What makes the stock exchange operators even more interesting is their relative resilience during volatile times on the markets. Even when markets are tanking, exchanges will continue to make money and, in some cases, will perform better than in normalized times as the increased nervousness on the markets results in more transactions and higher fees for the exchange.
Although the impact of the COVID-19 virus only became apparent in March (indicating 2/3rd of the quarter was “business as usual” for TMX), the company’s quarterly results showed a substantial improvement compared to Q1 2019.
Source: Quarterly Financial Statements
As you can see above, revenue increased by more than 10% to C$220M, and although operating expenses also increased by approximately 2%, pre-tax income increased in excess of 25% to C$104M. The average tax pressure came in at almost 33% (compared to just over 25% in Q1 2019), but despite the higher tax pressure, Q1 net income was approximately C$70M or C$1.25 per share.
As expected, the free cash flow result was even stronger than the net income. As you can see below, TMX reported a C$79M operating cash flow, but this includes a C$76M investment in working capital and also a contribution of C$54M from deferred revenue (which usually gets straightened out over the year). Additionally, tax payments came in C$6M below what was due over the Q1 results, while we also need to add the C$6.4M in interest and dividend income back to the result while deducting the C$4.3M in interest and lease payments.
Source: Quarterly Financial Statements
To be correct, we should perhaps deduct an additional C$4M in interest expenses as some of TMX’s debt only requires interest payments to be made every six months, which means some quarters will be heavier than others.
On an adjusted basis, operating cash flow in the first quarter of the year was approximately C$94M. With a total capex of just C$13M, free cash flow in Q1 came in at C$81M. And just like FY 2019, the free cash flow result is higher than the net income. The main reason is once again the difference between the C$20M in depreciation expenses and the C$13M in capex in Q1.
This also confirms that while most businesses were hurting in the first quarter of the year, TMX was thriving on the back of higher volatility levels on the financial markets. As April and the first half of May remained volatile, there’s no reason to assume Q2 will be substantially worse than in the first quarter.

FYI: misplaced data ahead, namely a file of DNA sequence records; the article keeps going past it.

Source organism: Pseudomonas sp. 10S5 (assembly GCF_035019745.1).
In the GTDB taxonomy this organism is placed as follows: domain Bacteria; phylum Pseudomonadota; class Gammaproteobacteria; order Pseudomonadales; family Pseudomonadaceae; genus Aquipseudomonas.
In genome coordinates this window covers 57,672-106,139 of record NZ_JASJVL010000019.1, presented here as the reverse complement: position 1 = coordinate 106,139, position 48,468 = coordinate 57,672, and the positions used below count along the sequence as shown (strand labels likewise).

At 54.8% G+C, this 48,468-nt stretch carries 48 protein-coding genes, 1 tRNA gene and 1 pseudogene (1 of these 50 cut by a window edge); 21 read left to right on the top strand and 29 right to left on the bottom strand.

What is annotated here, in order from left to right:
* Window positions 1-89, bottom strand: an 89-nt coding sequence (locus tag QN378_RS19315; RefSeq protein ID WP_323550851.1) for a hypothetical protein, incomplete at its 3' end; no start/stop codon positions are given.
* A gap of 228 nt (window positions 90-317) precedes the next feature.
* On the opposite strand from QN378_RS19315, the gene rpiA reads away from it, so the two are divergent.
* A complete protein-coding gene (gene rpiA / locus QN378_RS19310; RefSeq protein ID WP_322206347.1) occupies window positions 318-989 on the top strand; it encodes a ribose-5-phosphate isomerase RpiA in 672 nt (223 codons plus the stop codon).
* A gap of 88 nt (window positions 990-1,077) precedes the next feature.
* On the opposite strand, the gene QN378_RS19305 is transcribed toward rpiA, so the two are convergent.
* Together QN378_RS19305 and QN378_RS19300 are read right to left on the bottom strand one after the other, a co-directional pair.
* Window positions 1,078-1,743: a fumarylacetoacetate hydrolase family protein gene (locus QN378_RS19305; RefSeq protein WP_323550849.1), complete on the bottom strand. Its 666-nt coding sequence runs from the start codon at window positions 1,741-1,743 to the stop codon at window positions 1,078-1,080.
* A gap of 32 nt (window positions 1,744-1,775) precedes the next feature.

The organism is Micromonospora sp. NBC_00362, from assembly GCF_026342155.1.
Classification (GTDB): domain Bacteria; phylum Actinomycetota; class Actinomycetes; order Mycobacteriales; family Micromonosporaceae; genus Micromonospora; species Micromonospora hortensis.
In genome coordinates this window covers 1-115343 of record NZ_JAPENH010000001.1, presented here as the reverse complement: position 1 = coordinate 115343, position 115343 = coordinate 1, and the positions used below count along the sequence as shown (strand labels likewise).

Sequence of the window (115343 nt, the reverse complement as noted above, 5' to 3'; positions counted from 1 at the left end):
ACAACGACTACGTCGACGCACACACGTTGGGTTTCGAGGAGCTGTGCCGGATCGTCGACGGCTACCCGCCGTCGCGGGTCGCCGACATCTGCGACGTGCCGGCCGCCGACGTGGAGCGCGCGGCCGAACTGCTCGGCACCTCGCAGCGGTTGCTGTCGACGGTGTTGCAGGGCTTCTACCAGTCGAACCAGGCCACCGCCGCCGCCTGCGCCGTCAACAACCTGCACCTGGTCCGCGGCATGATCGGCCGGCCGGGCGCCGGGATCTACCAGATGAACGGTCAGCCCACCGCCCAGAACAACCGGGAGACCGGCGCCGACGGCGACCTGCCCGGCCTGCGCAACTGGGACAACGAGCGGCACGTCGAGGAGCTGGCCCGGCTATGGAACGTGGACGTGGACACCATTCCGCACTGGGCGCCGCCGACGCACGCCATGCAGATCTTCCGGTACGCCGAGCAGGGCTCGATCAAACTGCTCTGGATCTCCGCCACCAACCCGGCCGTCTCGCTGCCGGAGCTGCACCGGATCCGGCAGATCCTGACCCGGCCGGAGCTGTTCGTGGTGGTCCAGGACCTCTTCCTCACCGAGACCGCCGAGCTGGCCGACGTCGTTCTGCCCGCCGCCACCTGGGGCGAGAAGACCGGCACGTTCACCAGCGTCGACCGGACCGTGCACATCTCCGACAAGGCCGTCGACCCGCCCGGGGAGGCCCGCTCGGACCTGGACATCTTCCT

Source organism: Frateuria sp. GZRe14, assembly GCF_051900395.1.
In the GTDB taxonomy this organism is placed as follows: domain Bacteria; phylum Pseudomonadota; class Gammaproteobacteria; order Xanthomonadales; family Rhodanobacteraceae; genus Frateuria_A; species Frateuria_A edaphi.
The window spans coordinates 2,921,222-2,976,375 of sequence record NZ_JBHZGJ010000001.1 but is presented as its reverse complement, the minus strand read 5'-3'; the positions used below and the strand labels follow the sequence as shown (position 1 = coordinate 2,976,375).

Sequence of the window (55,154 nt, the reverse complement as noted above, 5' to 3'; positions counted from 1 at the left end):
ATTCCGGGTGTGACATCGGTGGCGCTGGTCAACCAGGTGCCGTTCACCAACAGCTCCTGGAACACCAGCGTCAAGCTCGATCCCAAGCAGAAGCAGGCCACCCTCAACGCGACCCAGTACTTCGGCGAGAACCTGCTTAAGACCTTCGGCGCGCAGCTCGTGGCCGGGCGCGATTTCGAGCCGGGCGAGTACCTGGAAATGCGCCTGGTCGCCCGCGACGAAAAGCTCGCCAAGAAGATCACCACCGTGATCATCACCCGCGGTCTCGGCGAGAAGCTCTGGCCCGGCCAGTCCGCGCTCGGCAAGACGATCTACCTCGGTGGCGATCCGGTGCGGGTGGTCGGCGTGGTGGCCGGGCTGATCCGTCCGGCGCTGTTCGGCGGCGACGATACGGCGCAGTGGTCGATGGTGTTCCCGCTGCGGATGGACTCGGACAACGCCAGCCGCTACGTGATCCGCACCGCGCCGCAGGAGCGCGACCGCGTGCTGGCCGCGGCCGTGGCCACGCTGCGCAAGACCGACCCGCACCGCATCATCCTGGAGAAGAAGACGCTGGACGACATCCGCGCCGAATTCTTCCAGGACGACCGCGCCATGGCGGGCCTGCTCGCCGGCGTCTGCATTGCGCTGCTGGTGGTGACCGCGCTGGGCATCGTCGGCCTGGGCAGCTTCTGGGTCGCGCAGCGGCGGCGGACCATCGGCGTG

TMX Group has a good track record of increasing dividends and the dividends paid out in 2019 were once again higher than in the preceding years. As of right now, TMX is paying a quarterly dividend of C$0.66/share for an annualized dividend of C$2.64/share. This means that barring unforeseen circumstances, we should see the company once again increase its dividend.
Source: Annual Report 2019
The dividend is obviously fully sustainable as it is currently costing the company just C$37M per quarter. Considering TMX generated C$81M in free cash flow in Q1, the payout ratio based on Q1 performance is just 45%.
This means TMX has plenty of cash to continue buying back stock with the “excess” cash flow. I expect the Q2 free cash flow to be even stronger resulting in an even lower payout ratio, but the volatility will probably go down again in the second semester, which will result in a slightly higher payout ratio closer to 50%.
While TMX isn’t extremely expensive at the current free cash flow yield of approximately 4.5%, the exchange operator was dirt cheap during the March crisis when the free cash flow yield exceeded 6%. I doubt we will see the March lows again, but there are still enough reasons to like TMX on a pullback. Thanks to the volatility, potential investors also have the possibility to write a put option in an attempt to get their hands on lower-priced stock. A P125 expiring in October could yield a premium of approximately C$4, resulting in an average buying price of C$121 for a yield of close to 2.2%.
Source: Interactive Brokers screenshot
I will be interested in seeing how much stock TMX has repurchased during Q2 as that still provided an excellent opportunity to quickly reduce the share count to increase the per-share metrics while also reducing the dilutive effect of employee options that will be exercised in the next few quarters and years.
While a 2% dividend yield isn’t extremely appealing, it is a safe yield in a company whose performance should be boosted during times of market uncertainty. That in combination with a strong history of dividend increases and the current share buyback should allow TMX to continue to hike its dividend in the foreseeable future.
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Disclosure: I/we have no positions in any stocks mentioned, and no plans to initiate any positions within the next 72 hours. I wrote this article myself, and it expresses my own opinions. I am not receiving compensation for it (other than from Seeking Alpha). I have no business relationship with any company whose stock is mentioned in this article.